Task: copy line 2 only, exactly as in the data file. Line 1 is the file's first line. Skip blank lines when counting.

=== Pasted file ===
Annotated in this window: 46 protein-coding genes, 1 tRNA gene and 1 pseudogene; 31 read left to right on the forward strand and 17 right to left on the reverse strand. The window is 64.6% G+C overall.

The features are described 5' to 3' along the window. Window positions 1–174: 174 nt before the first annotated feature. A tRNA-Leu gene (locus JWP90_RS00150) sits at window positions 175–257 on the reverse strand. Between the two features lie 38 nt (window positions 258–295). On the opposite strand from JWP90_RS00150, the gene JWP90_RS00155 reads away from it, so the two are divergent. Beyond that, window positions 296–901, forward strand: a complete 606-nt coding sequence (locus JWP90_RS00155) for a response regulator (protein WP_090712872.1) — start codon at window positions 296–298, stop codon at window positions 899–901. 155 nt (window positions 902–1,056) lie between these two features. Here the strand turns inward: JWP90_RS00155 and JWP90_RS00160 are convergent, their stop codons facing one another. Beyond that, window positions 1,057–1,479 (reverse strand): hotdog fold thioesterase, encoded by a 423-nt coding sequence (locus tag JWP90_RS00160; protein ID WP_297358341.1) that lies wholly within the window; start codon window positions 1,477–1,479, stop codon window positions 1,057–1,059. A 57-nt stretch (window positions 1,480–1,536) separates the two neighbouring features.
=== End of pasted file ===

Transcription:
The features are described 5' to 3' along the window. Window positions 1–174: 174 nt before the first annotated feature. A tRNA-Leu gene (locus JWP90_RS00150) sits at window positions 175–257 on the reverse strand. Between the two features lie 38 nt (window positions 258–295). On the opposite strand from JWP90_RS00150, the gene JWP90_RS00155 reads away from it, so the two are divergent. Beyond that, window positions 296–901, forward strand: a complete 606-nt coding sequence (locus JWP90_RS00155) for a response regulator (protein WP_090712872.1) — start codon at window positions 296–298, stop codon at window positions 899–901. 155 nt (window positions 902–1,056) lie between these two features. Here the strand turns inward: JWP90_RS00155 and JWP90_RS00160 are convergent, their stop codons facing one another. Beyond that, window positions 1,057–1,479 (reverse strand): hotdog fold thioesterase, encoded by a 423-nt coding sequence (locus tag JWP90_RS00160; protein ID WP_297358341.1) that lies wholly within the window; start codon window positions 1,477–1,479, stop codon window positions 1,057–1,059. A 57-nt stretch (window positions 1,480–1,536) separates the two neighbouring features.